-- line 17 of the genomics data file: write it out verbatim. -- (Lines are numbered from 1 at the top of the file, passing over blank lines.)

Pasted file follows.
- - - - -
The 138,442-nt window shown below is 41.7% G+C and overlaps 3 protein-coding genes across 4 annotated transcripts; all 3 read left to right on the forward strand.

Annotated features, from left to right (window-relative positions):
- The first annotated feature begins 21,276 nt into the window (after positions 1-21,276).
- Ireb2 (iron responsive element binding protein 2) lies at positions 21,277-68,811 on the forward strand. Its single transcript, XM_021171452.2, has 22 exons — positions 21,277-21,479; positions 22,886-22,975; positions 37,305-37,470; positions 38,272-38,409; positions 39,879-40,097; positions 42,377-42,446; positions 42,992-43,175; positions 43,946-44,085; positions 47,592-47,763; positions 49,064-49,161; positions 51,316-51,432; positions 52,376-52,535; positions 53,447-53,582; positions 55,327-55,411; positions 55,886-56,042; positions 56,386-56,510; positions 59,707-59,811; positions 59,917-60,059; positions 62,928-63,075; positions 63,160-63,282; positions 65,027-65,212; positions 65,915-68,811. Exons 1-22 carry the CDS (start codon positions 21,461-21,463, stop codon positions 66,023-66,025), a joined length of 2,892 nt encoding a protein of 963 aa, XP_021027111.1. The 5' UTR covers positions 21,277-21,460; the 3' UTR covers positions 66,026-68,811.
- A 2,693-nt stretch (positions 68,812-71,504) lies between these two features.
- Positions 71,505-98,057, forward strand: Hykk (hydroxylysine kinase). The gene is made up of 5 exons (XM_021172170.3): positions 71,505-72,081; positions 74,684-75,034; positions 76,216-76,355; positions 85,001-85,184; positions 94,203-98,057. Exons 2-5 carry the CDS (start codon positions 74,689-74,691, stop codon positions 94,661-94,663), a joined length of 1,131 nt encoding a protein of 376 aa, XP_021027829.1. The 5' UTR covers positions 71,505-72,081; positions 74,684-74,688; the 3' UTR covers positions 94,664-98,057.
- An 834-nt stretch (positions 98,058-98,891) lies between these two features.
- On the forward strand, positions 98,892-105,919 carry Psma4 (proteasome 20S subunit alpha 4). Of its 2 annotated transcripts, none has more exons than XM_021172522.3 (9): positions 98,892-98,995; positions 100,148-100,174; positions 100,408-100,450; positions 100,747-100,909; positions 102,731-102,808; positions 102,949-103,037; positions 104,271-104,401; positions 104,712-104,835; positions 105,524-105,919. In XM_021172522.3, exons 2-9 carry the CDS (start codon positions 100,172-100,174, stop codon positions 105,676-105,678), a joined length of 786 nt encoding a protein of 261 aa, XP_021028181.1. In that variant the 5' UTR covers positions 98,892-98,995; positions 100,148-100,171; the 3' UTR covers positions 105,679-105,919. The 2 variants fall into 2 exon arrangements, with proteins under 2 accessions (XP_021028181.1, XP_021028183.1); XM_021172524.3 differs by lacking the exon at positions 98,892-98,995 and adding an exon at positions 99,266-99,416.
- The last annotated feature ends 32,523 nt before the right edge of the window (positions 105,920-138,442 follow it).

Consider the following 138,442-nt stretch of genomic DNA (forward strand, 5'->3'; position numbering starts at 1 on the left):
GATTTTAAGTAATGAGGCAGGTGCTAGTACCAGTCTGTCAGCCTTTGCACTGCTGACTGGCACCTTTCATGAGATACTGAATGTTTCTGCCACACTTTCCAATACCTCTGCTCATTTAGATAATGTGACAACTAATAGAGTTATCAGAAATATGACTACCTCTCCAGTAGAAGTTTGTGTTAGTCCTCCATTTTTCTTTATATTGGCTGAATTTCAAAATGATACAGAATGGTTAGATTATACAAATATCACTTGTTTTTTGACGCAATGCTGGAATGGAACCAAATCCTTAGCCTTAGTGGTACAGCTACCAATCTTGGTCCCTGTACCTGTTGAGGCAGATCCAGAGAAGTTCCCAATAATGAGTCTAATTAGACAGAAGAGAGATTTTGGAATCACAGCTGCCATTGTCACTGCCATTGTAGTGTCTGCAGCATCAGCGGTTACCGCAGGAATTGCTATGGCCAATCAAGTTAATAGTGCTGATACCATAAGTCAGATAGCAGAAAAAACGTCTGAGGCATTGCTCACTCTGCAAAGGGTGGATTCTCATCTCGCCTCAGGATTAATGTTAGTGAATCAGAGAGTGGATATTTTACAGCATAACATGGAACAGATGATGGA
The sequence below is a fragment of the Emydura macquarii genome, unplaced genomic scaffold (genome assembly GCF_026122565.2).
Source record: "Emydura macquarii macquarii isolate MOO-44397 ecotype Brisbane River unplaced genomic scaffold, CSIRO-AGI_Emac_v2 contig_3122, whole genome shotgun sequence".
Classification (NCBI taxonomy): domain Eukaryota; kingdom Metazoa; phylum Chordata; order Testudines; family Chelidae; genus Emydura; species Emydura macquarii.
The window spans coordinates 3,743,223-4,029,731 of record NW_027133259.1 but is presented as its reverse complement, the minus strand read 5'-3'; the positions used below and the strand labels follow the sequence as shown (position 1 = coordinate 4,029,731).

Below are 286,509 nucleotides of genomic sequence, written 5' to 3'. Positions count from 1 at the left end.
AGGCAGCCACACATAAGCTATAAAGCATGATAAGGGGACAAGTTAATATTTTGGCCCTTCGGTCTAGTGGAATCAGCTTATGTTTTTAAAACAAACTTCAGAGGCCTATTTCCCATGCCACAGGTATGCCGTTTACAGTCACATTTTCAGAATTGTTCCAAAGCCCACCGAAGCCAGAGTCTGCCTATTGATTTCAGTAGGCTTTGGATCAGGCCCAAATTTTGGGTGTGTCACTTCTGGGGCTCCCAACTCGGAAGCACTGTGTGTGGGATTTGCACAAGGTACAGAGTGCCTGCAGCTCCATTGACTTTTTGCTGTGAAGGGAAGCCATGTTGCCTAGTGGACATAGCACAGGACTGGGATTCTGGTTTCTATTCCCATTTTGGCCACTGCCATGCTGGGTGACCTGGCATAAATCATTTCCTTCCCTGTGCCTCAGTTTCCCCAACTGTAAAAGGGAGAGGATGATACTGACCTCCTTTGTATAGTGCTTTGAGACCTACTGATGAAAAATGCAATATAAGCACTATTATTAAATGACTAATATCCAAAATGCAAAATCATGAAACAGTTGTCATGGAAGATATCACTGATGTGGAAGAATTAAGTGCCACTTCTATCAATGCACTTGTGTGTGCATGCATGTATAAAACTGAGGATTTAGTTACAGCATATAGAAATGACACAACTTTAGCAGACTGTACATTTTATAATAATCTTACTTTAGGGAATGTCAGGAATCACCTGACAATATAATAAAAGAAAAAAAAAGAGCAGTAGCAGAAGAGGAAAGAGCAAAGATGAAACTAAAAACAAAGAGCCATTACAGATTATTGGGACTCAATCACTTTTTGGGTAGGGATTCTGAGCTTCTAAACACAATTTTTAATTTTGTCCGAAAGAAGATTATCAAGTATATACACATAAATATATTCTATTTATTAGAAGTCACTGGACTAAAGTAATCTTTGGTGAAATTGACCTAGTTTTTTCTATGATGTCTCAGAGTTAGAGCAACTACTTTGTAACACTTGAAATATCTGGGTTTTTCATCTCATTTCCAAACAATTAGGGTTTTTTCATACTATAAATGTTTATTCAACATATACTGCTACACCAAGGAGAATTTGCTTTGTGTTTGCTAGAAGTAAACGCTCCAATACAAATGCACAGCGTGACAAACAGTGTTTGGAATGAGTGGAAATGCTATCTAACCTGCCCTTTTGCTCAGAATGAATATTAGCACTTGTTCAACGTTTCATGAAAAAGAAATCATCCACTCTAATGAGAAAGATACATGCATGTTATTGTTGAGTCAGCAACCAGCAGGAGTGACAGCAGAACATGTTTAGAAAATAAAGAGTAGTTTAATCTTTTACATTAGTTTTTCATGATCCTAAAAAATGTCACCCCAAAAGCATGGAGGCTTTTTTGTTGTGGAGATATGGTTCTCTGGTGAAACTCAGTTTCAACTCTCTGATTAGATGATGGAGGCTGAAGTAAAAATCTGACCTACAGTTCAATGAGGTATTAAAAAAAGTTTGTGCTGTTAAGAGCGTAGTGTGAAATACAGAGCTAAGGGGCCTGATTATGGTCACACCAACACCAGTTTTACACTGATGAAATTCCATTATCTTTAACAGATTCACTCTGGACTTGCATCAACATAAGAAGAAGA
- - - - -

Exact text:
AGGCAGCCACACATAAGCTATAAAGCATGATAAGGGGACAAGTTAATATTTTGGCCCTTCGGTCTAGTGGAATCAGCTTATGTTTTTAAAACAAACTTCAGAGGCCTATTTCCCATGCCACAGGTATGCCGTTTACAGTCACATTTTCAGAATTGTTCCAAAGCCCACCGAAGCCAGAGTCTGCCTATTGATTTCAGTAGGCTTTGGATCAGGCCCAAATTTTGGGTGTGTCACTTCTGGGGCTCCCAACTCGGAAGCACTGTGTGTGGGATTTGCACAAGGTACAGAGTGCCTGCAGCTCCATTGACTTTTTGCTGTGAAGGGAAGCCATGTTGCCTAGTGGACATAGCACAGGACTGGGATTCTGGTTTCTATTCCCATTTTGGCCACTGCCATGCTGGGTGACCTGGCATAAATCATTTCCTTCCCTGTGCCTCAGTTTCCCCAACTGTAAAAGGGAGAGGATGATACTGACCTCCTTTGTATAGTGCTTTGAGACCTACTGATGAAAAATGCAATATAAGCACTATTATTAAATGACTAATATCCAAAATGCAAAATCATGAAACAGTTGTCATGGAAGATATCACTGATGTGGAAGAATTAAGTGCCACTTCTATCAATGCACTTGTGTGTGCATGCATGTATAAAACTGAGGATTTAGTTACAGCATATAGAAATGACACAACTTTAGCAGACTGTACATTTTATAATAATCTTACTTTAGGGAATGTCAGGAATCACCTGACAATATAATAAAAGAAAAAAAAAGAGCAGTAGCAGAAGAGGAAAGAGCAAAGATGAAACTAAAAACAAAGAGCCATTACAGATTATTGGGACTCAATCACTTTTTGGGTAGGGATTCTGAGCTTCTAAACACAATTTTTAATTTTGTCCGAAAGAAGATTATCAAGTATATACACATAAATATATTCTATTTATTAGAAGTCACTGGACTAAAGTAATCTTTGGTGAAATTGACCTAGTTTTTTCTATGATGTCTCAGAGTTAGAGCAACTACTTTGTAACACTTGAAATATCTGGGTTTTTCATCTCATTTCCAAACAATTAGGGTTTTTTCATACTATAAATGTTTATTCAACATATACTGCTACACCAAGGAGAATTTGCTTTGTGTTTGCTAGAAGTAAACGCTCCAATACAAATGCACAGCGTGACAAACAGTGTTTGGAATGAGTGGAAATGCTATCTAACCTGCCCTTTTGCTCAGAATGAATATTAGCACTTGTTCAACGTTTCATGAAAAAGAAATCATCCACTCTAATGAGAAAGATACATGCATGTTATTGTTGAGTCAGCAACCAGCAGGAGTGACAGCAGAACATGTTTAGAAAATAAAGAGTAGTTTAATCTTTTACATTAGTTTTTCATGATCCTAAAAAATGTCACCCCAAAAGCATGGAGGCTTTTTTGTTGTGGAGATATGGTTCTCTGGTGAAACTCAGTTTCAACTCTCTGATTAGATGATGGAGGCTGAAGTAAAAATCTGACCTACAGTTCAATGAGGTATTAAAAAAAGTTTGTGCTGTTAAGAGCGTAGTGTGAAATACAGAGCTAAGGGGCCTGATTATGGTCACACCAACACCAGTTTTACACTGATGAAATTCCATTATCTTTAACAGATTCACTCTGGACTTGCATCAACATAAGAAGAAGA